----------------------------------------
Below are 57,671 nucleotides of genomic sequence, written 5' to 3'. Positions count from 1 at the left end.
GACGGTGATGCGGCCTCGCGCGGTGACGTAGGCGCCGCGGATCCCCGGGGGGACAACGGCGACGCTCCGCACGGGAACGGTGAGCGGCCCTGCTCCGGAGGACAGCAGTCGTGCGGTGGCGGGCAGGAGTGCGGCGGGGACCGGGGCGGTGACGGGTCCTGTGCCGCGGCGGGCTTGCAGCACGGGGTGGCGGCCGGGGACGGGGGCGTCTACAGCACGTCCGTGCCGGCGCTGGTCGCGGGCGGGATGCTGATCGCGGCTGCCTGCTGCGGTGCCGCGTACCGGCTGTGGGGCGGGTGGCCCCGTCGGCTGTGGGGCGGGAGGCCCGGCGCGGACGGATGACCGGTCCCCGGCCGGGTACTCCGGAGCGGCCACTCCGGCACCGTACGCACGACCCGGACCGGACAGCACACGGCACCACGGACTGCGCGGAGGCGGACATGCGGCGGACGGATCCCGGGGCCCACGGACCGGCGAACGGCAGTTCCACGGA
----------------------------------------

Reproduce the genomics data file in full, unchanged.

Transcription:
Below are 57,671 nucleotides of genomic sequence, written 5' to 3'. Positions count from 1 at the left end.
GACGGTGATGCGGCCTCGCGCGGTGACGTAGGCGCCGCGGATCCCCGGGGGGACAACGGCGACGCTCCGCACGGGAACGGTGAGCGGCCCTGCTCCGGAGGACAGCAGTCGTGCGGTGGCGGGCAGGAGTGCGGCGGGGACCGGGGCGGTGACGGGTCCTGTGCCGCGGCGGGCTTGCAGCACGGGGTGGCGGCCGGGGACGGGGGCGTCTACAGCACGTCCGTGCCGGCGCTGGTCGCGGGCGGGATGCTGATCGCGGCTGCCTGCTGCGGTGCCGCGTACCGGCTGTGGGGCGGGTGGCCCCGTCGGCTGTGGGGCGGGAGGCCCGGCGCGGACGGATGACCGGTCCCCGGCCGGGTACTCCGGAGCGGCCACTCCGGCACCGTACGCACGACCCGGACCGGACAGCACACGGCACCACGGACTGCGCGGAGGCGGACATGCGGCGGACGGATCCCGGGGCCCACGGACCGGCGAACGGCAGTTCCACGGA